Diana sobbed loudly as the sounds of sex came down the hall. Her hands pounded on the ground, somehow knowing that they wouldn’t hear her. Tears splashed hotly on the ground and she watched them fall to the ground, and pass through the carpet as if it wasn’t even there.
“What! Why is this happening?”
Her pitiful wail barely echoed against the walls. She wiped the tears from her face and looked around. Next to the television, she spotted a picture of her and Terry. Crawling over, she tried to grab it, but her hand passed right through. Biting her lip until it drew blood, she stared at the picture, praying to return to the life she knew. In the bedroom, the sounds of sex continued to shake the walls, driving her further into her desperate prayers.
She cried for a long time. The last tear burned down her cheek and she opened them to find herself curled up on the ground. Moving shakily, she sat back up and tried to grab the picture again. Her hands passed through it and she froze as she stared at it.
Diana was gone. It was just a picture of Terry, standing in the same place, but instead of having his arm around her shoulder, he was pointing out into the distance. She let out a sob and peered through the other pictures. She grew more desperate with every picture missing her, until she found a single one in the far back of the pictures, one of just her sitting on the couch, smiling with the happiness she felt so long ago.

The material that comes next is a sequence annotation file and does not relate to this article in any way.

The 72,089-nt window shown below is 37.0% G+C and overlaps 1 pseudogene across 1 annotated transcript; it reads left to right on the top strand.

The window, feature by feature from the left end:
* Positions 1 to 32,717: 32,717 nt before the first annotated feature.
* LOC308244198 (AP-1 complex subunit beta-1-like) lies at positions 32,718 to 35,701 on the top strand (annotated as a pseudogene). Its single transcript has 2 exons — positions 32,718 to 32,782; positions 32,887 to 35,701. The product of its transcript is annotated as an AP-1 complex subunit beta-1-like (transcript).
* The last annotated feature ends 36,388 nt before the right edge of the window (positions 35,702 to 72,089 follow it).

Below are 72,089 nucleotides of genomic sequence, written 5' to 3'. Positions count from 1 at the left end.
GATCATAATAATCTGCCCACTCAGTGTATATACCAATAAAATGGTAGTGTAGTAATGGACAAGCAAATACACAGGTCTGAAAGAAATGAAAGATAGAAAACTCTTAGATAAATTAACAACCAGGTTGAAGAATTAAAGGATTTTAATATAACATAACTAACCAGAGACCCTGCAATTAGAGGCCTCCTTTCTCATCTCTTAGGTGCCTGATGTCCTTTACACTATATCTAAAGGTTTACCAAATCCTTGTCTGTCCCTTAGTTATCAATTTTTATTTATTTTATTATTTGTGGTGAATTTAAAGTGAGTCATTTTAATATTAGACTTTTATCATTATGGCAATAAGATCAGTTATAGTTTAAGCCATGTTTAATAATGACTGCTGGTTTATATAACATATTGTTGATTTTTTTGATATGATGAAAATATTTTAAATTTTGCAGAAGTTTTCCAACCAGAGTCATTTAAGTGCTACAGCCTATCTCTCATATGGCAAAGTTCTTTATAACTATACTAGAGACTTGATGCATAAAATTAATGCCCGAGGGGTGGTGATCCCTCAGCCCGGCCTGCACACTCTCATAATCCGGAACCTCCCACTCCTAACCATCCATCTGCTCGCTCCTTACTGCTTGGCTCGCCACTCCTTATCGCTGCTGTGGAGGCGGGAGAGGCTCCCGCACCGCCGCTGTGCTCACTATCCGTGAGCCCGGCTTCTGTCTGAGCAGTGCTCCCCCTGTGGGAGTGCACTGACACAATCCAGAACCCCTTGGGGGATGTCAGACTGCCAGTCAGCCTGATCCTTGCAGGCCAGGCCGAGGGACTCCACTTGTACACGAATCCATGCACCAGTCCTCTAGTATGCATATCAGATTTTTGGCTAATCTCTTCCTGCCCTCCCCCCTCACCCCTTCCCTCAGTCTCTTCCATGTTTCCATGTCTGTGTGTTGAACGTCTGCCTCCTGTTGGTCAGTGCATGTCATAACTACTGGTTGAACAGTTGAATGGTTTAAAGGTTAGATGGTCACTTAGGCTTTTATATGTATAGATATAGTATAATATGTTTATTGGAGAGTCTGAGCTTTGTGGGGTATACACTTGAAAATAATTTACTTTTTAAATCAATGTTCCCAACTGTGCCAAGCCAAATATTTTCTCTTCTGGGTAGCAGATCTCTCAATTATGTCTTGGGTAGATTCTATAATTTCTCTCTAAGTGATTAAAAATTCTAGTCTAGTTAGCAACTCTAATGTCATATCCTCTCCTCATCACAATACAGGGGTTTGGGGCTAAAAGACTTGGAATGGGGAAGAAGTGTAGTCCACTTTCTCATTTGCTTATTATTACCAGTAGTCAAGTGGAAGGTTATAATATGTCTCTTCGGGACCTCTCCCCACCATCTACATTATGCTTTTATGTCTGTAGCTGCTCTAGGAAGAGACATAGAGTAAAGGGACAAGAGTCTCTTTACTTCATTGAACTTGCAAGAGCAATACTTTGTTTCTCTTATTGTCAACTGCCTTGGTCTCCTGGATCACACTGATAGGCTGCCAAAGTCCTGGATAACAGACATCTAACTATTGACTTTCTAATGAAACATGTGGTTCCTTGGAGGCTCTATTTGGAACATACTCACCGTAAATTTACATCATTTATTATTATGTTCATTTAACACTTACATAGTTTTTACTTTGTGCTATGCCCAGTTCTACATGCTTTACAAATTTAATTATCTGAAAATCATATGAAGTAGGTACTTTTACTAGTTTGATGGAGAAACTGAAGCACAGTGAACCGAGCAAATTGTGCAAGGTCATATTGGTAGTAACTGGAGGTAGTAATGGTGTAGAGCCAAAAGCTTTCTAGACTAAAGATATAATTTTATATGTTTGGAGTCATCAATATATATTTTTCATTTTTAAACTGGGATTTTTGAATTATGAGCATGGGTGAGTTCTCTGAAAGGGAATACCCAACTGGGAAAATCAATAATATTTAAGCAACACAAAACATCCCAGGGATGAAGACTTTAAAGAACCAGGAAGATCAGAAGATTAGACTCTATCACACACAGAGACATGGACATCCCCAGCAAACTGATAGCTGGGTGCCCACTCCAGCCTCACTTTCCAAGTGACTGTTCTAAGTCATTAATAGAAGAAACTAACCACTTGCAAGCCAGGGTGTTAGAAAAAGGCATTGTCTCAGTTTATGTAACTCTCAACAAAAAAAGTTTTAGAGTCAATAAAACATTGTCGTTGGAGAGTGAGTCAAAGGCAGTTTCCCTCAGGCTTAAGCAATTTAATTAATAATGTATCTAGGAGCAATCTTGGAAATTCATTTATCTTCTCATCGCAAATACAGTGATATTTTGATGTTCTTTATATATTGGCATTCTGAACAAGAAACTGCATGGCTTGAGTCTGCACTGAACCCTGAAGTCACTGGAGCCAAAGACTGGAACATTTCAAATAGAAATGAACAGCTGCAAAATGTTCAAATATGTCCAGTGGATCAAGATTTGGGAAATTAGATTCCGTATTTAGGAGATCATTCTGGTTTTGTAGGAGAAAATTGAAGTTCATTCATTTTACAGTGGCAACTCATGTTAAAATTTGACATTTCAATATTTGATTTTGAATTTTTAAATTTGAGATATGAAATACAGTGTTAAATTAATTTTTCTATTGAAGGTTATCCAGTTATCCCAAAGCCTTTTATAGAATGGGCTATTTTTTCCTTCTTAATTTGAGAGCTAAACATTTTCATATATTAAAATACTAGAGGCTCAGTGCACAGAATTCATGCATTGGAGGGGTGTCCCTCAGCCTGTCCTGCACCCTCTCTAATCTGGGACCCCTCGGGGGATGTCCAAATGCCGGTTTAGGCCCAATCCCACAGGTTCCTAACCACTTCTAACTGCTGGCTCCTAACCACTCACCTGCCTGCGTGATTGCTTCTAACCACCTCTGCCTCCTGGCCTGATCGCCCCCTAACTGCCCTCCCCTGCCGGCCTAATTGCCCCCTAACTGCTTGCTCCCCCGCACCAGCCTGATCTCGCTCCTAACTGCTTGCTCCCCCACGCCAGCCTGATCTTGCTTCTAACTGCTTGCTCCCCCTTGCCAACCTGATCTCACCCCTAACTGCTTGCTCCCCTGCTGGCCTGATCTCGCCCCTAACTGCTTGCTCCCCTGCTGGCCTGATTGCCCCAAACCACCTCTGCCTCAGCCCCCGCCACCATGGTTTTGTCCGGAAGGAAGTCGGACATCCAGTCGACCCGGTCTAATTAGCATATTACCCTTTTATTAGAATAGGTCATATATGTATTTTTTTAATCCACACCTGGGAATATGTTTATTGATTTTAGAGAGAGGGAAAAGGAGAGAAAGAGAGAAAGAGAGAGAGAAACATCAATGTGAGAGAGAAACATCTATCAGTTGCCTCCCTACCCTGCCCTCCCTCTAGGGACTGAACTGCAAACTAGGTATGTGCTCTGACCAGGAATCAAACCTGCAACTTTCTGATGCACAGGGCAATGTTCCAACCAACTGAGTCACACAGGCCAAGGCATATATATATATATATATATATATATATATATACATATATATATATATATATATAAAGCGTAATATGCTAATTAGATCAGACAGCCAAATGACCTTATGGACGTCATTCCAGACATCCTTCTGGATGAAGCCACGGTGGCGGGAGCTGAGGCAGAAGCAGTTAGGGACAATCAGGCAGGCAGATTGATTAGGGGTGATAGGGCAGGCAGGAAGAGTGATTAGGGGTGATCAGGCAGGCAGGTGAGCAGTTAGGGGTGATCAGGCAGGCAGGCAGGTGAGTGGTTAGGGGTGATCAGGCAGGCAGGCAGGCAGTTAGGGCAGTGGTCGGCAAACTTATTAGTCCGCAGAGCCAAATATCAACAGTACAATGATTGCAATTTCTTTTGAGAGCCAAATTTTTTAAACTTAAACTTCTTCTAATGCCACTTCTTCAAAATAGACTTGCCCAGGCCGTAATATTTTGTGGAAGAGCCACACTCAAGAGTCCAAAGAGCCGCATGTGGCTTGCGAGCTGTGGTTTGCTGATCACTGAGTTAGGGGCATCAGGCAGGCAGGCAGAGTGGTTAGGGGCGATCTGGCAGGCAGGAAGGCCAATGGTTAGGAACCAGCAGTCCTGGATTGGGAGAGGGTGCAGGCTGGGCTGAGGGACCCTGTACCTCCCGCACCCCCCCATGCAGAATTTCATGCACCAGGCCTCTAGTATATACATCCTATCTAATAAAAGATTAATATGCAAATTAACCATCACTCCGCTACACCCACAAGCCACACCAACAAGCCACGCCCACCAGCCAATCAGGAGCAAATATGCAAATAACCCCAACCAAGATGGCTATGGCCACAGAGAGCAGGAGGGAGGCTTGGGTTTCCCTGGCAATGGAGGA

Desperate, she tried to grab the picture and failed. Feeling her throat squeezing up, she stared at it, swearing that she would never let it fade. She could not be forgotten.
The rest of her world faded around her as she focused on the picture, straining to remember how she felt, what was happening. It came slowly, a dim thread of thought as she remembered the feel of the sun. It was right before their marriage, when they were both happy. She lost herself in the memories, forcing herself to relive every single second of that moment, not willing to giving up the last shred of her presence in her apartment. In her focus, she finally broke through and started to relieve it, feeling the smiles and joy that had long since fled their home.
Diana smiled sweetly, knowing she would never be forgotten.
Her ring fell to the ground.
Snapping her head down, she started at the yellow gold as it sunk into the floor, fading away as it disappeared beneath the carpet. She tried to grab it, but her fingers passed through the floor. Let out a muted shriek, as loud of a noise as she was able, she pulled back her fingers. The very tips of her fingers were gone, faded away into obscurity. She sobbed and tried to scramble to her feet, but her toes were sinking into the carpet, the edges of her body fading away just like the photos.
She tried to stand up again, but she couldn’t move. She watched as the edges of her body faded away, disappearing with bitter slowness. Her senses faded even more, turning gray and faded, then disappearing. It felt like the universe itself had forgotten her.
She tried one more time to stir herself, but she ceases to exist as if she was never conceived.